Sorry this column is late, but I am just back from another road trip with my band Old #8. We were supposed to hit Chicago a few days ago, but our bus broke down and we spent three nights camping in an RV repair shop parking lot in Tallahassee. Not a bad place to be – there was even free Internet around (thanks, Tallahassee Community College, and thanks for the drinking water too), but I couldn’t work up the energy to hunker down on the column, although I did keep up with Phish setlists.
A lot has been written about the more sensational aspects of touring, and after this trip I could write some more. However, one of the hidden interests of touring is how it changes one’s relation to music. Being more or less on a desert island for a few weeks with a limited supply of CDs and the same bandmates each night, I find myself listening to everything differently.
As the drummer, I have been focusing on getting more intensity in our grooves. For a while there, I found myself pulling out some of my CDs and just listening to the tempo. I bought along a book about Coltrane’s A Love Supreme (one of my bandmates borrowed the book and ended up buying the CD for himself – that was nice), and a quote from Coltrane about the benefits of listening to a song focusing only on the bass, then on the lead instrument, and so forth motivated me.
There was one stretch of a few days where I was obsessed with Wilco’s Yankee Hotel Foxtrot from this perspective. Before, my ears would drift between the melodies, Tweedy’s lyrics and whatnot. This time around, though, I found myself pulling out Glenn Kotche’s drum hooks in a few songs (the four-bar loop in "Heavy Metal Drummer" or the three or so different drum sounds on "I Am Trying To Break Your Heart") and digging John Stirratt’s John McVie-esque bass lines on "Kamera" (although, come to think of it, Fleetwood Mac might merit the same listening approach sometime). By the way, has there been a more arresting beginning to a recent CD than the intro of "I Am Trying"? Or perhaps that’s just the warped road perspective again.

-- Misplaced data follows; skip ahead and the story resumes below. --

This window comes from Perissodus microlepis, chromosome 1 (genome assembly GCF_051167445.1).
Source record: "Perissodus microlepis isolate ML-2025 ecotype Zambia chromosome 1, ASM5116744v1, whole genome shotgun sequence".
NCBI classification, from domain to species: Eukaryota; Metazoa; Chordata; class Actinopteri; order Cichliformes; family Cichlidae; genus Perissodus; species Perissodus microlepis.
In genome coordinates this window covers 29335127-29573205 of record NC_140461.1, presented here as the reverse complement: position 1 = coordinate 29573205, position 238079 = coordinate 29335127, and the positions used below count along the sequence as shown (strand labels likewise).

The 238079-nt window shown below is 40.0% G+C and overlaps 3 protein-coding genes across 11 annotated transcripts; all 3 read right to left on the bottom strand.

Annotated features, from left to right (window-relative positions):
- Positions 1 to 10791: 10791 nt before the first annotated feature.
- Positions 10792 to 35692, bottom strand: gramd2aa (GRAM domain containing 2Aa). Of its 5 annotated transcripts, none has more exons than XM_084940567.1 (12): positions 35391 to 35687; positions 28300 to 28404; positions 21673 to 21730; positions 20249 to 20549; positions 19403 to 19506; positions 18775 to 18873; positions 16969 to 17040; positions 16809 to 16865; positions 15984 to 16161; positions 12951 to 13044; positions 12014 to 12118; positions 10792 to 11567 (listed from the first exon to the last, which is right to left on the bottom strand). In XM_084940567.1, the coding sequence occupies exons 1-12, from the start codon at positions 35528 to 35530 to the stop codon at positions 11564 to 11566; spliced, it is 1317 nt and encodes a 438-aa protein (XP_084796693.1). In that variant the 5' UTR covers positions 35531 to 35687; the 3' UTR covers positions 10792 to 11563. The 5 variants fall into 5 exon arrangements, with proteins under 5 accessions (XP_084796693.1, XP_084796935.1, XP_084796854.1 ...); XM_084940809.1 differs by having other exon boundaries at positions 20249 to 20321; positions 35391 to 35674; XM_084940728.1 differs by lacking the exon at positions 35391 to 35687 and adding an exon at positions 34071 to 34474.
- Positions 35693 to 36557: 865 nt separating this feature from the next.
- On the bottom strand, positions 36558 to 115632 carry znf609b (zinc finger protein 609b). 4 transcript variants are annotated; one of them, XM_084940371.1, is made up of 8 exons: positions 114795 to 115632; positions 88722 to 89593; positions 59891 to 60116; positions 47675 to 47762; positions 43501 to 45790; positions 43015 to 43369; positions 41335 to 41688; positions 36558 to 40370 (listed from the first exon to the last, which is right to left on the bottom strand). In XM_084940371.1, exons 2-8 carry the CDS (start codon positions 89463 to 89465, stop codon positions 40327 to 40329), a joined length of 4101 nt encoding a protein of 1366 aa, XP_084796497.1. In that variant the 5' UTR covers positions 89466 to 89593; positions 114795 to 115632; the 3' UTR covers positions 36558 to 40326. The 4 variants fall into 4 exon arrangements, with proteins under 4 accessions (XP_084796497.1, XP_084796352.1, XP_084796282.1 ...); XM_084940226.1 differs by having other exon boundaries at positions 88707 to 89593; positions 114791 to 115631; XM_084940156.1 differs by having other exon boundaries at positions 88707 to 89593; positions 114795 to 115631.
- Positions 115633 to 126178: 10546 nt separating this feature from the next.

Meanwhile, on stage, each night is as though I am playing these songs for the first time. A few years back, I asked for more of the lead guitar in the monitor at each show. These days, I want the rhythm guitar. One afternoon in Tallahassee someone had a Bela Fleck CD lying around at an auto shop (not the one where we stayed) and I read Fleck’s comment about the mandolin and rhythm guitar "sharing" the 16ths in a bluegrass band. A while back, I knew less about sharing the 16ths. Another day, Stop Making Sense was playing on a TV in a CD store where we stopped, and I remember one long memorable shot of Byrne swaying in a relentless groove while Chris Frantz works the same groove behind him. In other shots, the entire band is running in place – the pulse is coming from everyone. Each member needs to be hooked in.
There are other aspects of touring I tried to finetune as we went along – what to eat, where to go while waiting to go onstage, what music to listen to. (One night I got blissed-out with some Smile-era Beach Boys and it took a while to get the rock happening in our set.) Rereading interviews with the Dead and Phish, I realized that this is a continual process for each band – at least, each band that cares about getting closer to the core of music. It is not easy, and for a while I made the mistake of thinking it would be. However, the joy of being deep into a sweaty, flowing show is one I will remember as I head into a month off, back home in the Windy City.